For millions of people in the Philippines, the rising cost of medical care is a daunting challenge. Medical costs in the country are the second-highest in Southeast Asia, according to data from Mercer Marsh Benefits, threatening families with financial ruin if they require treatments far beyond what they can afford. In an effort to help make healthcare affordable and accessible to all, Pru Life UK is introducing a ground-breaking health app that will support Filipinos in preventing, postponing and protecting themselves against the onset of disease.
What is Pulse?
A free-for-all health app, Pulse delivers holistic health management and wellbeing information straight to consumers’ smartphones. This is made possible through innovative, artificial intelligence (AI)-powered tools integrated into the app, leveraging cutting-edge technologies. This breaks the barrier of time and geography between medical professionals and patients, offering 24/7 self-help tools and real-time personalized services while reminding them to seek immediate health consultation.
To provide a digital-first healthcare gateway for users, Pru Life UK’s mother company Prudential PLC partnered with healthcare tech companies, such as Babylon, to deliver value-added services to customers. Babylon is a UK-based company that ties up with National Health Service, the publicly funded healthcare system of the United Kingdom, to make British healthcare services mobile and more accessible. Babylon’s AI technology focuses on a knowledge graph, comprehensive health record, and the probabilistic graphical model which puts patients in control of their health.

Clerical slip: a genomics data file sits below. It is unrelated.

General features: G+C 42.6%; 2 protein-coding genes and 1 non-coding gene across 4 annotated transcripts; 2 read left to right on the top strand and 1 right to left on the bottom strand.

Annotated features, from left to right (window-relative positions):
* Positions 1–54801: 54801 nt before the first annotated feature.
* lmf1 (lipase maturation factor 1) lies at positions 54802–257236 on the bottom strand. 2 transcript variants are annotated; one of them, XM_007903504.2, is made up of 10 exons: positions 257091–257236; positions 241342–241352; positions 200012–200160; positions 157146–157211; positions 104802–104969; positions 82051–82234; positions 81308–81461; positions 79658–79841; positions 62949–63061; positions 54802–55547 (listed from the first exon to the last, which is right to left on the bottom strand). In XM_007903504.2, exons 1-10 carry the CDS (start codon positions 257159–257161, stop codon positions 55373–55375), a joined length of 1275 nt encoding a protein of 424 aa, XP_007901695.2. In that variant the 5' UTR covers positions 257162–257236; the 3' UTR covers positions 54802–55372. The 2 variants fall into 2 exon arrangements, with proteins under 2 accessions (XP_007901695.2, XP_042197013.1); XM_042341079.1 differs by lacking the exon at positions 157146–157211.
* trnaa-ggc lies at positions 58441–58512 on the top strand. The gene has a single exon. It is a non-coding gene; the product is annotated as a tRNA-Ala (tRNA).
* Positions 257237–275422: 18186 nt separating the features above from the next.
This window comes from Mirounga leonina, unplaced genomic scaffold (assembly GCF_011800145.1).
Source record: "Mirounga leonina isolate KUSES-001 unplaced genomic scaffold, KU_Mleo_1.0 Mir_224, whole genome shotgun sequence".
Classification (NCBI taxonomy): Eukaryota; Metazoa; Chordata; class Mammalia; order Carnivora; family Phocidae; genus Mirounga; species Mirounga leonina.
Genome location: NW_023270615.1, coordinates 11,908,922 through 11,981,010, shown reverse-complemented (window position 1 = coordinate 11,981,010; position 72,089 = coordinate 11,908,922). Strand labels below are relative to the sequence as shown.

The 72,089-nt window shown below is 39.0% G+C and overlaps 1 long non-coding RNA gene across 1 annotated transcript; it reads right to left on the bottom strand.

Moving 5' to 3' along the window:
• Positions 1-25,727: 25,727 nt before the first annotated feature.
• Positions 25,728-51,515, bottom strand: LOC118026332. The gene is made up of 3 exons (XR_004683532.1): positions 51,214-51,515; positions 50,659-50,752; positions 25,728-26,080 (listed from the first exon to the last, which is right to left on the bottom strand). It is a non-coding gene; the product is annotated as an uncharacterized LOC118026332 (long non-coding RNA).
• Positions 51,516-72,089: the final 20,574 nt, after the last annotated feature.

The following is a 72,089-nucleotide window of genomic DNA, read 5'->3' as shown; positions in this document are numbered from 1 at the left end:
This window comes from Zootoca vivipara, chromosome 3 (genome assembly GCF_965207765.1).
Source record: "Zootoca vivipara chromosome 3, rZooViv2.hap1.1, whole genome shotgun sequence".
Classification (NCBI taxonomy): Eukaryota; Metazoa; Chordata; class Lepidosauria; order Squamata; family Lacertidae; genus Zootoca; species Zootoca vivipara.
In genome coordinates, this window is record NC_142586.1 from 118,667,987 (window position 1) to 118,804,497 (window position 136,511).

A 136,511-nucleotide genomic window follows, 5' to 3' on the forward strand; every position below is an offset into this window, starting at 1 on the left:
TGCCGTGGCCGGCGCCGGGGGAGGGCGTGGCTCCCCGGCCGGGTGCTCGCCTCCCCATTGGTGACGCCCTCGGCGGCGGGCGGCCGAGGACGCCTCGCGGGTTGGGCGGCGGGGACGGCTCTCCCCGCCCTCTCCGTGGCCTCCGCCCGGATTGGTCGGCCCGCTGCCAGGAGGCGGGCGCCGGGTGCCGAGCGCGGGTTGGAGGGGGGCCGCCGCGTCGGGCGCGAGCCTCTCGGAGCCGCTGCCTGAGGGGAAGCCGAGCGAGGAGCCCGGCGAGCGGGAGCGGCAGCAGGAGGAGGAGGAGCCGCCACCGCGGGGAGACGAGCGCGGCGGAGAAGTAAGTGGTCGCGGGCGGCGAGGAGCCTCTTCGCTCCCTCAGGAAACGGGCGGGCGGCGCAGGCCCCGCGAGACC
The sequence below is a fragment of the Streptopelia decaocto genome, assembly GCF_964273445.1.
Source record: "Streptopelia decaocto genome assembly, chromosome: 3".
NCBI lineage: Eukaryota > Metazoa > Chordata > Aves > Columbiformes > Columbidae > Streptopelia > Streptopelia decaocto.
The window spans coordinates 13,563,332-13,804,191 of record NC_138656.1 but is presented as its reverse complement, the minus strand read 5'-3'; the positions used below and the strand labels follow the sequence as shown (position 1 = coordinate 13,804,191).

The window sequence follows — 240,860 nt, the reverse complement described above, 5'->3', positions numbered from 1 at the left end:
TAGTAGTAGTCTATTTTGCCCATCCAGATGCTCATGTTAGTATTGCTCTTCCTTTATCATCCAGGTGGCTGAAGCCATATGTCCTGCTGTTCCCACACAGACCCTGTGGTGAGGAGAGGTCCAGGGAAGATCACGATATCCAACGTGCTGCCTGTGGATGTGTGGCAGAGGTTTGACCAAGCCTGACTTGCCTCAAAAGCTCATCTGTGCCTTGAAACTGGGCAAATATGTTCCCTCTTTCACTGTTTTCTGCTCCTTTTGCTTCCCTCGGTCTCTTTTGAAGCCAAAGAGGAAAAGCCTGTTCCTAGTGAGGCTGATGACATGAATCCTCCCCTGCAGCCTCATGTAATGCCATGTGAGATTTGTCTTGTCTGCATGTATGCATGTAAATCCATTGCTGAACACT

Pulse was launched in Malaysia, and has been introduced in the Philippines and Indonesia in February. Its debut in Malaysia last year received initial positive responses, recording more than 700,000 downloads. To tailor the app for Filipinos, Pru Life UK senior vice president and chief customer marketing officer Allan Tumbaga shared that they put the English version into a local context for accurate data assessment. “It will get further localized the more people use it. It had been localized at least for the Symptom Checker, where the AI had been fine-tuned to be cognizant of the local conditions,” he said.
At present, the current features of the app focus more on providing immediate information and early prevention of diseases. Among the key features of the app is the Symptom Checker, a chat-based service that analyses users’ initial inputs and guides them to the most appropriate form of healthcare service based on their medical symptoms, Healthcheck for educating users about their body and how they can lead a healthy lifestyle, Wrinkle Index for checking the percentage of wrinkles on your face, and Digital Twin that shows important health information such as medical history, daily activities, and nutritional intake. This presents the user with three digital views of themselves: skeletal, muscular, and organ.
As an evolving platform, the mobile app will add other health services such as chronic diseases management, telemedicine or online consultation with doctors, e-prescription, and medication delivery in the near future.
Traction in the next few years
Further localization of the app gives an essential insight on how Filipinos use its other features. “There will be a Filipino version that is slated to roll out in April. This means that questions on the Symptom Checker will be asked in Filipino,” he shared.
Pru Life UK also wants to optimize the user experience of the app by partnering with third-party companies locally and regionally. It aims to tap healthcare providers like hospitals and clinics, health and wellness centers including gyms and nutritional facilities. To make the app more holistic, useful, and attractive for millennials, Pulse is reaching for smartphone and wearables manufacturers.
Pru Life UK’s Pulse is now available for download in the Google Play Store. A version for iOS devices is scheduled to be released soon.
Words by Jewel Sta. Ana | Photos by Carmela Birao
Also published in GADGETS MAGAZINE March 2020 issue